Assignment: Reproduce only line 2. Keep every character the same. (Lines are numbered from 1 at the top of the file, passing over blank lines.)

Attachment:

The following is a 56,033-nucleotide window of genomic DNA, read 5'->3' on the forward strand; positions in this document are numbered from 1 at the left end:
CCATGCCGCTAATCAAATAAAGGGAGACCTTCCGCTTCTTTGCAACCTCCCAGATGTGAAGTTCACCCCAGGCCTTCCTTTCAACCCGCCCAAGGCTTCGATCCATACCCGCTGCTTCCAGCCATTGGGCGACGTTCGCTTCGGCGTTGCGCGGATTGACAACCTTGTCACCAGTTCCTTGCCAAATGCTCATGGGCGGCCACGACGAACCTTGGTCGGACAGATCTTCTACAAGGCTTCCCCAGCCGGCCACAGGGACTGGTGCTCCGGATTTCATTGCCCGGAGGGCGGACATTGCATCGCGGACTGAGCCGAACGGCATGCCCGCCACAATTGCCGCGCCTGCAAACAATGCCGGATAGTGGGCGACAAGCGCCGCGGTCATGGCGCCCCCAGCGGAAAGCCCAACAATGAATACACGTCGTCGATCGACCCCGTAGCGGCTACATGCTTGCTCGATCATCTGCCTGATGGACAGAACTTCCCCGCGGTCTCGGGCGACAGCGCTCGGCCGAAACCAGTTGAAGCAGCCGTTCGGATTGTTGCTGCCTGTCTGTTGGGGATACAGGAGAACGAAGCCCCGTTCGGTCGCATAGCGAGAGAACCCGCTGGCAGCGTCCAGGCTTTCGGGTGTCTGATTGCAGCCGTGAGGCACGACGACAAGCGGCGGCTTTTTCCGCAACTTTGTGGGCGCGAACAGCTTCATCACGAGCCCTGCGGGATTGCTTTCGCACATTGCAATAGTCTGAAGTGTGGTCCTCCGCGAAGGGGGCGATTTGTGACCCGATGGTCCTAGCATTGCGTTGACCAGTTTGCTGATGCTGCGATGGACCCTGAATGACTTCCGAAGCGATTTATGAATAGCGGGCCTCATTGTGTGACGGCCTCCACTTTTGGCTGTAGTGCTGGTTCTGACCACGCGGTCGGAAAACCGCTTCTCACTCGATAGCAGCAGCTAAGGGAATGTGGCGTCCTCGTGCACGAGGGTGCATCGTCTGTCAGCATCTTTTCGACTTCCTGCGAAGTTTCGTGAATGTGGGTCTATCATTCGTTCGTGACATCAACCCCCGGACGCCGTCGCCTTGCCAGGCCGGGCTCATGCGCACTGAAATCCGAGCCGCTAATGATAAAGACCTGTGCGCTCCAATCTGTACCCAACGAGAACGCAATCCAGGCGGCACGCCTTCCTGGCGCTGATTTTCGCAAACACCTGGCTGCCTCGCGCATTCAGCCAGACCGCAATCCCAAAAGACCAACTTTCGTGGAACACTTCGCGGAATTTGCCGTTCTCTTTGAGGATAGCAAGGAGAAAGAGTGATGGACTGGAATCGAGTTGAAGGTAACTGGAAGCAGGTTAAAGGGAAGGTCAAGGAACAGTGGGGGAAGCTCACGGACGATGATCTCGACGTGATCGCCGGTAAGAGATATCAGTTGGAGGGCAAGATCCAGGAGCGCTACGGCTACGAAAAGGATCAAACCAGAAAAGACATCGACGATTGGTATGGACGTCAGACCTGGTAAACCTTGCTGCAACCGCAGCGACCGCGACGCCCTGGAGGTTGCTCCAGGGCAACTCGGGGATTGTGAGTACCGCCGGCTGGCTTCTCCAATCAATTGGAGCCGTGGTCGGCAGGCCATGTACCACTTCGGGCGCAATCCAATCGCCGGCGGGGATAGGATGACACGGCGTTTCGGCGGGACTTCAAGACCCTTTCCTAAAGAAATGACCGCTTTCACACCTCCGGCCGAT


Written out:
CCATGCCGCTAATCAAATAAAGGGAGACCTTCCGCTTCTTTGCAACCTCCCAGATGTGAAGTTCACCCCAGGCCTTCCTTTCAACCCGCCCAAGGCTTCGATCCATACCCGCTGCTTCCAGCCATTGGGCGACGTTCGCTTCGGCGTTGCGCGGATTGACAACCTTGTCACCAGTTCCTTGCCAAATGCTCATGGGCGGCCACGACGAACCTTGGTCGGACAGATCTTCTACAAGGCTTCCCCAGCCGGCCACAGGGACTGGTGCTCCGGATTTCATTGCCCGGAGGGCGGACATTGCATCGCGGACTGAGCCGAACGGCATGCCCGCCACAATTGCCGCGCCTGCAAACAATGCCGGATAGTGGGCGACAAGCGCCGCGGTCATGGCGCCCCCAGCGGAAAGCCCAACAATGAATACACGTCGTCGATCGACCCCGTAGCGGCTACATGCTTGCTCGATCATCTGCCTGATGGACAGAACTTCCCCGCGGTCTCGGGCGACAGCGCTCGGCCGAAACCAGTTGAAGCAGCCGTTCGGATTGTTGCTGCCTGTCTGTTGGGGATACAGGAGAACGAAGCCCCGTTCGGTCGCATAGCGAGAGAACCCGCTGGCAGCGTCCAGGCTTTCGGGTGTCTGATTGCAGCCGTGAGGCACGACGACAAGCGGCGGCTTTTTCCGCAACTTTGTGGGCGCGAACAGCTTCATCACGAGCCCTGCGGGATTGCTTTCGCACATTGCAATAGTCTGAAGTGTGGTCCTCCGCGAAGGGGGCGATTTGTGACCCGATGGTCCTAGCATTGCGTTGACCAGTTTGCTGATGCTGCGATGGACCCTGAATGACTTCCGAAGCGATTTATGAATAGCGGGCCTCATTGTGTGACGGCCTCCACTTTTGGCTGTAGTGCTGGTTCTGACCACGCGGTCGGAAAACCGCTTCTCACTCGATAGCAGCAGCTAAGGGAATGTGGCGTCCTCGTGCACGAGGGTGCATCGTCTGTCAGCATCTTTTCGACTTCCTGCGAAGTTTCGTGAATGTGGGTCTATCATTCGTTCGTGACATCAACCCCCGGACGCCGTCGCCTTGCCAGGCCGGGCTCATGCGCACTGAAATCCGAGCCGCTAATGATAAAGACCTGTGCGCTCCAATCTGTACCCAACGAGAACGCAATCCAGGCGGCACGCCTTCCTGGCGCTGATTTTCGCAAACACCTGGCTGCCTCGCGCATTCAGCCAGACCGCAATCCCAAAAGACCAACTTTCGTGGAACACTTCGCGGAATTTGCCGTTCTCTTTGAGGATAGCAAGGAGAAAGAGTGATGGACTGGAATCGAGTTGAAGGTAACTGGAAGCAGGTTAAAGGGAAGGTCAAGGAACAGTGGGGGAAGCTCACGGACGATGATCTCGACGTGATCGCCGGTAAGAGATATCAGTTGGAGGGCAAGATCCAGGAGCGCTACGGCTACGAAAAGGATCAAACCAGAAAAGACATCGACGATTGGTATGGACGTCAGACCTGGTAAACCTTGCTGCAACCGCAGCGACCGCGACGCCCTGGAGGTTGCTCCAGGGCAACTCGGGGATTGTGAGTACCGCCGGCTGGCTTCTCCAATCAATTGGAGCCGTGGTCGGCAGGCCATGTACCACTTCGGGCGCAATCCAATCGCCGGCGGGGATAGGATGACACGGCGTTTCGGCGGGACTTCAAGACCCTTTCCTAAAGAAATGACCGCTTTCACACCTCCGGCCGAT